Here is something that most likely won’t make it into Mom-Dentity™, but a good story none-the-less.
It was a cold December night in 2017 and I was pregnant, which means I am not very nice. Truth. Saint Rene Mary Poppins, Hudson, Harper and Pregnant Me had been talking excitedly about this night for months. Rodgers and Hammerstein’s Broadway edition of The Sound of Music came to Bowling Green, Ky and we got to watch it!
Everyone in town had the flu. My children were just getting over it and the people sitting behind us apparently brought it into the show with them because it sounded like they had just tested positive for strain A. Introducing: the flu mask pre-Pandemic. Pregnant Me wanted to make a statement, and not one of fashion. You know, the other kind that makes you look like a donkey’s rear end because hardly anyone in the US wore flu masks at this time. So there I sit, in a flu mask giving the Sideways Sneer to the people behind us. I already told you I am not nice when pregnant. My kids were tired. They also had to sit on their knees to see the stage. Suffice it to say, the situation was not ideal. It was one of those uncomfortable moments I try to teach my children to rise above, per the usual, it was me needing the lesson. And possibly Harper. But that is yet to come because Lisel and Peter have not gone out in the rain to sing “16 going on 17” yet.
In between coughs and sneezes Hudson wants to sit on my lap. Which immediately makes Harper want to share my lap too. Pregnant Me in a flu mask in an auditorium seat with two children on top made us a spectacle already. Luckily the mask is covering my mouth and the four letter words erupting from it. Even Saint Rene Mary Poppins, who somehow managed to get Harper to happily sit on her lap, just wanted my kids to be quiet and still so she could watch the show. Finally, just before our favorite part, and might I add our last part, we got situated only to begin noticing the Sideways Sneers we were now getting from our neighbors. I smiled, but they couldn’t see it through the flu mask. So I diverted my attention to the stage.
Hudson, only momentarily comfortable, started full-on wallowing on top of Pregnant Me. But, we love 16 going on 17 and Liesel and her pink flowy dress have finally snuck out of her house to meet Peter. Harper is sniveling about something but I just ignore her and go right into blaming Saint Rene Mary Poppins for not being able to contain Harper for one blasted song. Remember, I am pregnant and these are my actual thoughts. Harper’s crying is getting louder and because I’m her mom, I know her tongue is vibrating visibly. When Harper cries, she resembles Homer Simpson when he burps. Her tongue wiggles wildly behind her teeth, doing dance moves that would make Shakira proud.
I grab Harper’s arm, trying not to look at her tongue and tell her to: BE. QUIET behind my mask. This most likely scares her and she simply cannot be silenced. I don’t understand why yet even though Saint Rene Mary Poppins is trying to explain. I shake my head so hard my flu mask nearly falls off and try to pull Harper out of her seat. I’m jerked back by the weight of my four year old who is not able to budge.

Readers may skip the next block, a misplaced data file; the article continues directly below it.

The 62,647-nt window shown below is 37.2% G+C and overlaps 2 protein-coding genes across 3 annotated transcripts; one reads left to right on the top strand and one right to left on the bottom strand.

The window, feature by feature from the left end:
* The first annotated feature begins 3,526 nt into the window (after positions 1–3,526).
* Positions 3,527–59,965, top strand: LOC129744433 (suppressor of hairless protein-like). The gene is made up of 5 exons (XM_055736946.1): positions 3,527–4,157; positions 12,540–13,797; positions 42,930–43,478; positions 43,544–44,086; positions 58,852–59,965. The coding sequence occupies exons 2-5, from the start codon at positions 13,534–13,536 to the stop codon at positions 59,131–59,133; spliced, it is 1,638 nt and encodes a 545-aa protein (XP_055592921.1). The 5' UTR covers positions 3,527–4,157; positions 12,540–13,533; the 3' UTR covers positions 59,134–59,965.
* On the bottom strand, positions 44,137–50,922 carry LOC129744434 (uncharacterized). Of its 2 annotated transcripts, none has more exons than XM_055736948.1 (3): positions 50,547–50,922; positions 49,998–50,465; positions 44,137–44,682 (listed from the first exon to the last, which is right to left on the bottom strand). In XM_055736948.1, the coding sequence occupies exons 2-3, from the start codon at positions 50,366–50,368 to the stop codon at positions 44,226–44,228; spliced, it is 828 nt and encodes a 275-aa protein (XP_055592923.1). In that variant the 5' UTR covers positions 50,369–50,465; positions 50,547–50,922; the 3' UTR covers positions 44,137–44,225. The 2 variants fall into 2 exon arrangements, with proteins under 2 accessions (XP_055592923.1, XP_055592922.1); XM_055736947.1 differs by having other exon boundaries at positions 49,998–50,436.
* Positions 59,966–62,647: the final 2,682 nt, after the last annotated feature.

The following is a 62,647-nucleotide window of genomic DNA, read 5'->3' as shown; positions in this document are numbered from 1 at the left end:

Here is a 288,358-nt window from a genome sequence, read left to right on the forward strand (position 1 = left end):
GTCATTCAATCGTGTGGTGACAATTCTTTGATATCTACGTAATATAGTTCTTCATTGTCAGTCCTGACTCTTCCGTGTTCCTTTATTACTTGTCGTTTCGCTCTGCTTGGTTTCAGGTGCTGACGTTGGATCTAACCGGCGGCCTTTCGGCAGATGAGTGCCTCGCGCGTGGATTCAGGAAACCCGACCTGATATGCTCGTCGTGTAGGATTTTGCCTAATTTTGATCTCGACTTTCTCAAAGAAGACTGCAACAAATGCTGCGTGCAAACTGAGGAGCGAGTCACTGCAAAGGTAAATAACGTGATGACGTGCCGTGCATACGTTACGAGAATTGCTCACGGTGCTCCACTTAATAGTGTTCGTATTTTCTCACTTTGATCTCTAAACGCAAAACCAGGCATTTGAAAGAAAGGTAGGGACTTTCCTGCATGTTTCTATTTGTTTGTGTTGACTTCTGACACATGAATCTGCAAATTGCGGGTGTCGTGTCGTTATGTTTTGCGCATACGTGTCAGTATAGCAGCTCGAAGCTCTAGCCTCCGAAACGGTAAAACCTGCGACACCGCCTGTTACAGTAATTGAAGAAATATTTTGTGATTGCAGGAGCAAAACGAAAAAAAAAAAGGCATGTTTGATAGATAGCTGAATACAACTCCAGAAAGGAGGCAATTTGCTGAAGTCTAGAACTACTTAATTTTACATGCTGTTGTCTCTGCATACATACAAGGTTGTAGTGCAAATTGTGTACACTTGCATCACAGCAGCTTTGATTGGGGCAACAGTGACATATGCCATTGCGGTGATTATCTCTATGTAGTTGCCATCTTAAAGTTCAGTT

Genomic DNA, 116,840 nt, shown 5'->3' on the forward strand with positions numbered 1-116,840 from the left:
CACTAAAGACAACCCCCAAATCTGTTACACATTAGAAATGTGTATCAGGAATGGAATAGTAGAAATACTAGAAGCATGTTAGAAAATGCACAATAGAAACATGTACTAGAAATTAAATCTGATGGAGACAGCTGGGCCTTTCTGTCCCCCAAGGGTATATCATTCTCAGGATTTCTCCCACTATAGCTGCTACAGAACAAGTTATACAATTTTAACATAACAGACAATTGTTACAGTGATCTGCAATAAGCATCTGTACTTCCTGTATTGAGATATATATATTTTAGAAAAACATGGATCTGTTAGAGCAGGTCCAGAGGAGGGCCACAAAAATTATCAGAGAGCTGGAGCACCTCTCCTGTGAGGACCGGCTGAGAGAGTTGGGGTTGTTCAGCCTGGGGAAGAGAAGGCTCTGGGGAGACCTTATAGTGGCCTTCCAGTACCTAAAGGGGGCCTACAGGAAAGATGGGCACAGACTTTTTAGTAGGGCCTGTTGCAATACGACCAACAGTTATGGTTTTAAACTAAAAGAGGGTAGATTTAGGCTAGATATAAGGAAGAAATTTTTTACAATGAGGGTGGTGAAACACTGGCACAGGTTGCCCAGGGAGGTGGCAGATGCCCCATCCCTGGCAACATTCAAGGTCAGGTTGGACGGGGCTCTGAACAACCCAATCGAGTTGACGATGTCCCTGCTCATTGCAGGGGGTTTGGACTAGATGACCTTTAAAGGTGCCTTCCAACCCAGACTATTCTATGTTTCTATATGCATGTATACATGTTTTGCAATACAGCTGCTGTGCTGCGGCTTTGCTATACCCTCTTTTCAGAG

Saint Rene Mary Poppins slowly and deliberately explains for the fourth time “Her. Leg. Is. Stuck.”
More tongue dancing and wailing come from row P seat 308, to be exact. Pregnant Me is furious.
The man behind us with the probable case of the flu grabs Harper’s leg and twists it the appropriate way and pulls her out of the chair. If I thought Harper looked like Homer Simpson burping a few minutes ago … nevermind that, I run to the nearest exit with Harper in my arms, crying and dragging Hudson behind. We are safely outside the show and I realize Saint Rene Mary Poppins is still in our row which infuriates me because the time for us to leave was thirty seconds ago. It took her exactly five more minutes to emerge from the darkness, I’m pretty sure I heard someone applaud behind her.
“What were you doing?” I snapped.
Saint Rene Mary Poppins pointed to Harper’s bootless foot. “Looking for her shoe.”
“Oh.” If I could just bend over and kick my own donkey-rear-end. “Did you find it?” I asked Saint Rene Mary Poppins as I looked down at Harper’s snot and tear streamed face, one boot on and only a polka dot sock covering the other foot.
“No.” She replied.
My brain was firing all sorts of thoughts, but mostly how to get my kids happily into the car. I said a prayer and put on my happiest face. I started dancing and singing to all The Sound of Music songs while carrying Harper in 19 degree weather to our car. Once we were strapped in and warm, I put the car in drive and began to laugh hysterically with tears rolling down my cheeks. Saint Rene Mary Poppins joined in and so did the girls and I promised I’d go back and look for Harper’s boot in the morning.
True to my word, I called the Performing Arts Centre and asked if, perhaps, a childrens boot had been found the night before…
“Oh yes in row P, seat 308! It’s here at the front lobby!”
I thanked the lady on the phone and giggled, picturing the man with the flu turning Harper’s shoe into the janitor after pulling her legs through the seat.
That afternoon, I handed Harper her boot and in her very dear usual character, which resembles much less like Homer Simpson burping, she gave it a hug and said “Fank- you Mommy.
Are you still reading? I know this story is long. If we know each other by the masks we wear, what do our actions say about what is behind the mask? I wasn’t portraying love and patience that evening. Quite the opposite.
What if we were only recognized by our actions: Faceless beings with distinction based on acts of kindness or rage, a grateful heart or selfish ambition?
Who are you without your mask?